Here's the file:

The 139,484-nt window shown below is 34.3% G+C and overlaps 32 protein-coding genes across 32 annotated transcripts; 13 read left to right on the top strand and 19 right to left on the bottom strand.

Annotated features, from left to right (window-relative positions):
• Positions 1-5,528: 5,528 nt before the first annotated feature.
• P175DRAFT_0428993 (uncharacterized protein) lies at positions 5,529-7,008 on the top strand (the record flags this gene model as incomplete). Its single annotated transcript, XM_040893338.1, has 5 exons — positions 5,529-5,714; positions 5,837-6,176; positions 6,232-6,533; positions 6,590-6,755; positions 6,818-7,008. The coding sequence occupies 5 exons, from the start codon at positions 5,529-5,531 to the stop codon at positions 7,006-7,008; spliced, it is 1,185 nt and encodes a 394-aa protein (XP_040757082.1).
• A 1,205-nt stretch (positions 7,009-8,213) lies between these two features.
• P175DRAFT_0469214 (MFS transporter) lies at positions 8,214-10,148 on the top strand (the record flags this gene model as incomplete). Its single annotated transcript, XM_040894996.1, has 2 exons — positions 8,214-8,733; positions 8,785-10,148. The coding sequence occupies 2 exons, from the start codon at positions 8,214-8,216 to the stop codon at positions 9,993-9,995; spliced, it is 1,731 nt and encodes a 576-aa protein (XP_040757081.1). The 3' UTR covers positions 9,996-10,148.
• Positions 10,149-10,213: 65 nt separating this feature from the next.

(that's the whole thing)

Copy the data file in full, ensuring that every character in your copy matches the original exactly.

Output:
The 139,484-nt window shown below is 34.3% G+C and overlaps 32 protein-coding genes across 32 annotated transcripts; 13 read left to right on the top strand and 19 right to left on the bottom strand.

Annotated features, from left to right (window-relative positions):
• Positions 1-5,528: 5,528 nt before the first annotated feature.
• P175DRAFT_0428993 (uncharacterized protein) lies at positions 5,529-7,008 on the top strand (the record flags this gene model as incomplete). Its single annotated transcript, XM_040893338.1, has 5 exons — positions 5,529-5,714; positions 5,837-6,176; positions 6,232-6,533; positions 6,590-6,755; positions 6,818-7,008. The coding sequence occupies 5 exons, from the start codon at positions 5,529-5,531 to the stop codon at positions 7,006-7,008; spliced, it is 1,185 nt and encodes a 394-aa protein (XP_040757082.1).
• A 1,205-nt stretch (positions 7,009-8,213) lies between these two features.
• P175DRAFT_0469214 (MFS transporter) lies at positions 8,214-10,148 on the top strand (the record flags this gene model as incomplete). Its single annotated transcript, XM_040894996.1, has 2 exons — positions 8,214-8,733; positions 8,785-10,148. The coding sequence occupies 2 exons, from the start codon at positions 8,214-8,216 to the stop codon at positions 9,993-9,995; spliced, it is 1,731 nt and encodes a 576-aa protein (XP_040757081.1). The 3' UTR covers positions 9,996-10,148.
• Positions 10,149-10,213: 65 nt separating this feature from the next.